Front Cover
Vintage Books, 2010 - Fiction - 271 pages
The scientist Roithamer has dedicated the last six years of his life to “the Cone,” an edifice of mathematically exact construction that he has erected in the center of his family's estate in honor of his beloved sister. Not long after its completion, he takes his own life. As an unnamed friend pieces together—literally, from thousands of slips of papers and one troubling manuscript—the puzzle of Rotheimer's breakdown, what emerges is the story of a genius ceaselessly compelled to correct and refine his perceptions until the only logical conclusion is the negation of his own soul.

Considered by many critics to be Thomas Bernhard's masterpiece, Correction is a cunningly crafted and unforgettable meditation on the tension between the desire for perfection and the knowledge that it is unattainable.

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User Review  - BlackGlove - LibraryThing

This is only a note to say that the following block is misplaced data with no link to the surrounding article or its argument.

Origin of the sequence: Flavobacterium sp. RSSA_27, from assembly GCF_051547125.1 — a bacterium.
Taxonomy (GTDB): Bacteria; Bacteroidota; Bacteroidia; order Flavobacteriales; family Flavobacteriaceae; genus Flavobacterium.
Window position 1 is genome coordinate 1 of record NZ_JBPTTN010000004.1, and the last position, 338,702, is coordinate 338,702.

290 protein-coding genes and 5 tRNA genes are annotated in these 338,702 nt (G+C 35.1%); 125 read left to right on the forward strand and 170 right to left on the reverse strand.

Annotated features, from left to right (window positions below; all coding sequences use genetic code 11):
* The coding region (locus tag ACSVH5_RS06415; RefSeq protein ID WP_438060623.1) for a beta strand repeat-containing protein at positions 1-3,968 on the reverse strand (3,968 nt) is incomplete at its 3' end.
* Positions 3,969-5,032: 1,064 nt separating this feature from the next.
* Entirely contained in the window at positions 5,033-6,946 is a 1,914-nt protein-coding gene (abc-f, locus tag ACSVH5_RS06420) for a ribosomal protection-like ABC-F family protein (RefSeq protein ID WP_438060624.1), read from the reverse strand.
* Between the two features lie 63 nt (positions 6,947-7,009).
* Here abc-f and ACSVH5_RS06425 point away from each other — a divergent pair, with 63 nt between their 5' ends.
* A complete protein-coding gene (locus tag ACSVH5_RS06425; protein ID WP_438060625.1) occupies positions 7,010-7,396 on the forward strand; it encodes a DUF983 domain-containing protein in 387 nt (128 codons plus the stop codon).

Addictive, relentless, obsessional writing Correction is a strange book, at times bewildering, but overall enthralling, in particular the dense style, which I found addictive. An unnamed narrator ... Read full review

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User Review  - RandyMetcalfe - LibraryThing

The suicide of Roithamer, the protagonist of Thomas Bernhard’s Correction, prompts his unnamed friend, literary executor, and our unnamed narrator, to undertake a review of and possible future ... Read full review

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About the author (2010)

Thomas Bernhard was born in Holland in 1931 and grew up in Austria. He studied music at the Akademie Mozarteum in Salzburg. In 1957 he began a second career, as a playwright, poet, and novelist. The winner of the three most distinguished and coveted literary prizes awarded in Germany, he has become one of the most widely translated and admired writers of his generation. He published nine novels, an autobiography, one volume of poetry, four collections of short stories, and six volumes of plays. Thomas Bernhard died in Austria in 1989.

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